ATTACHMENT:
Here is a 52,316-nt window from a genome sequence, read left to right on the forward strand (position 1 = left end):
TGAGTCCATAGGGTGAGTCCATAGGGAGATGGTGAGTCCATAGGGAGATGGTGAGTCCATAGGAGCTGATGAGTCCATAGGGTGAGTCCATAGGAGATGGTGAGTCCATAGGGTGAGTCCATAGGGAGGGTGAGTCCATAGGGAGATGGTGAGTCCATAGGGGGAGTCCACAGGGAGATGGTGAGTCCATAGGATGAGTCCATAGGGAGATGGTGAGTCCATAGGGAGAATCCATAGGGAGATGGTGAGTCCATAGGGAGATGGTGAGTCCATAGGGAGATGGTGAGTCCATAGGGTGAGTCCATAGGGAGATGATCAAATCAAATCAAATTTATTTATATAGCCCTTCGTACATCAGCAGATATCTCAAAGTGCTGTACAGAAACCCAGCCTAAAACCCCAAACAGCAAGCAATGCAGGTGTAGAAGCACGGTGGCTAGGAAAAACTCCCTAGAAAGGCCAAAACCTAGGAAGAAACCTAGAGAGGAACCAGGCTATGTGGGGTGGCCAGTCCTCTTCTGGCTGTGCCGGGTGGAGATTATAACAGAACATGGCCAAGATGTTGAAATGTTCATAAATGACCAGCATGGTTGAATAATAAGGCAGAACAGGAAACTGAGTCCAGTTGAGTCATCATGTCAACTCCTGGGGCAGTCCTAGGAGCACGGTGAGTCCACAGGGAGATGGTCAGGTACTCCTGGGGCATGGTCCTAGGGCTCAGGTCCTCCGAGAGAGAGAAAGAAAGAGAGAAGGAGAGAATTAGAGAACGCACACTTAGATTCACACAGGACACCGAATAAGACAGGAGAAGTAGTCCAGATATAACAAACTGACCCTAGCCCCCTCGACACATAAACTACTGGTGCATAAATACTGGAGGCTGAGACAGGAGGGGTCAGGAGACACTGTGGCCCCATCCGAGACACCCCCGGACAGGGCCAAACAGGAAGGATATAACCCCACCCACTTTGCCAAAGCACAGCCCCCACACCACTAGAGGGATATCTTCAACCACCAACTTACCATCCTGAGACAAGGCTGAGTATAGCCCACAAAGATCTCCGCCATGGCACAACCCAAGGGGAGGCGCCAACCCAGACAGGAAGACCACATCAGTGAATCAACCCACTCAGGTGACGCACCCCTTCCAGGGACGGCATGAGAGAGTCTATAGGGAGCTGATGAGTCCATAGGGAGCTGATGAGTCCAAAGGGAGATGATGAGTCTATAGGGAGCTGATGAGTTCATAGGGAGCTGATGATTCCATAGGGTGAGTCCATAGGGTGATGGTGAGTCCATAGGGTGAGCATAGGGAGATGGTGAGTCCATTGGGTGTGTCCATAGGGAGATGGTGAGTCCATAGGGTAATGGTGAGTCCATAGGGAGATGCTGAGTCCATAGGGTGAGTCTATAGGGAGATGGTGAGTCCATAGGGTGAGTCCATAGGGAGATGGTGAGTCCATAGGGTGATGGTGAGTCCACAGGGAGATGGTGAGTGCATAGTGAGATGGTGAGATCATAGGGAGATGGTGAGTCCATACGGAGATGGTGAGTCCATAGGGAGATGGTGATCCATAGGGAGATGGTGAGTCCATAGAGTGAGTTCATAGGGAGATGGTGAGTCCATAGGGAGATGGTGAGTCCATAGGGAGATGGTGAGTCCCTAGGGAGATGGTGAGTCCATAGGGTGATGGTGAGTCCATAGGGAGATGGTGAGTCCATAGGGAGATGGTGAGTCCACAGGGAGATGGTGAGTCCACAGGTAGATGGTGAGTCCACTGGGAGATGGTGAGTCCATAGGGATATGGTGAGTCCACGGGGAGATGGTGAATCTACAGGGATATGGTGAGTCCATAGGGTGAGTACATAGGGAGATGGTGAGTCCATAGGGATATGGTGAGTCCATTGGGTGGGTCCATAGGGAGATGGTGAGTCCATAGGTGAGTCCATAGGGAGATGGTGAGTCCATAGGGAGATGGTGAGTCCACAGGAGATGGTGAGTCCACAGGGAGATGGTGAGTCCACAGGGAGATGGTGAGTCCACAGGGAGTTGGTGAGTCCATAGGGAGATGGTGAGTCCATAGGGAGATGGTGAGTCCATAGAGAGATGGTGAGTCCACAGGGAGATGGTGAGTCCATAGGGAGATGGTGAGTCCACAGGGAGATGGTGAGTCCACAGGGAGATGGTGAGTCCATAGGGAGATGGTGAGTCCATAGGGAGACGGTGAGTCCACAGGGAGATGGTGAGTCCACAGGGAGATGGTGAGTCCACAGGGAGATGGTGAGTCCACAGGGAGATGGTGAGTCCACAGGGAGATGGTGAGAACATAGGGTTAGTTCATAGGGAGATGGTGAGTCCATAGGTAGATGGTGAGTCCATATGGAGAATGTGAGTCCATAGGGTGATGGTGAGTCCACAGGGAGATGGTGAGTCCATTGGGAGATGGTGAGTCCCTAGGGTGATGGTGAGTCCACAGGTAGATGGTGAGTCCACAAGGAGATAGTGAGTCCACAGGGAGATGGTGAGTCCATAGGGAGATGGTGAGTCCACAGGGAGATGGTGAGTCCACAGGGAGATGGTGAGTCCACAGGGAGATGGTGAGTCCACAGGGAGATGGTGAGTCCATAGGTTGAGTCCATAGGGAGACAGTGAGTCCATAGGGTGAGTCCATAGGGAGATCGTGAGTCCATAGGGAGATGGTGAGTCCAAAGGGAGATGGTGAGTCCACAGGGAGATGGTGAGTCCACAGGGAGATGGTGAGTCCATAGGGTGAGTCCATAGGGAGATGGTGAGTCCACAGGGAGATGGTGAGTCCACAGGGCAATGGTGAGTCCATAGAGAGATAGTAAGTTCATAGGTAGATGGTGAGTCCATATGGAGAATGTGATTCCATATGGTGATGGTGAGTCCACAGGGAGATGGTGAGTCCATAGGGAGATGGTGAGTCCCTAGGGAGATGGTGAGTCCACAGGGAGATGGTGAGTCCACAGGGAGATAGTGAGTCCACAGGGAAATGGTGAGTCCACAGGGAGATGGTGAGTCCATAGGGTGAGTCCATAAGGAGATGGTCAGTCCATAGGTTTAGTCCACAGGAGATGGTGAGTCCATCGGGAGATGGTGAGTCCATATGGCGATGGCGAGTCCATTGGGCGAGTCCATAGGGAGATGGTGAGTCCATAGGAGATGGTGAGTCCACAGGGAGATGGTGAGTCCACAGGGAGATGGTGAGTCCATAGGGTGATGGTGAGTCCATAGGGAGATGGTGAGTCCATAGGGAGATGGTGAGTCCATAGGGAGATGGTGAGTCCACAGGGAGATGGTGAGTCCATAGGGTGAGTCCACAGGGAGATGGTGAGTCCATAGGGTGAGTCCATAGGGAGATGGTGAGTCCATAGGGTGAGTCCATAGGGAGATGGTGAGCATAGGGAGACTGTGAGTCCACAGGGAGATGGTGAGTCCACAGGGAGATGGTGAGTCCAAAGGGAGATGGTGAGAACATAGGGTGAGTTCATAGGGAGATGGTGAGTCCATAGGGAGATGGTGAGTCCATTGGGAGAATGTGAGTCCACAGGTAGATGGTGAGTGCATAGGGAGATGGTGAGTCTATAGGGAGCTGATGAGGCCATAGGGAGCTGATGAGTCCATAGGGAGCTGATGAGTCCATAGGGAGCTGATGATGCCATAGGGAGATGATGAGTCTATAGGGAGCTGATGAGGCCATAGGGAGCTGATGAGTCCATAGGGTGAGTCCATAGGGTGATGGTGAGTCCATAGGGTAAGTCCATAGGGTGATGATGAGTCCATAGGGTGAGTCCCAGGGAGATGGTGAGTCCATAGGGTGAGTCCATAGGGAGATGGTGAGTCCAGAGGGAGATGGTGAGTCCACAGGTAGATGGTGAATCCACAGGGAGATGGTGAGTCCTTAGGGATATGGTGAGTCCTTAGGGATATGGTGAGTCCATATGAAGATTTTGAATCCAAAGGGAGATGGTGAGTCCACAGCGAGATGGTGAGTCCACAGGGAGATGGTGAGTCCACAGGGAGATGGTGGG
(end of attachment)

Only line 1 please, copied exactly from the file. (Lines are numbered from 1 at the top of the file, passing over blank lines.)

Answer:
Here is a 52,316-nt window from a genome sequence, read left to right on the forward strand (position 1 = left end):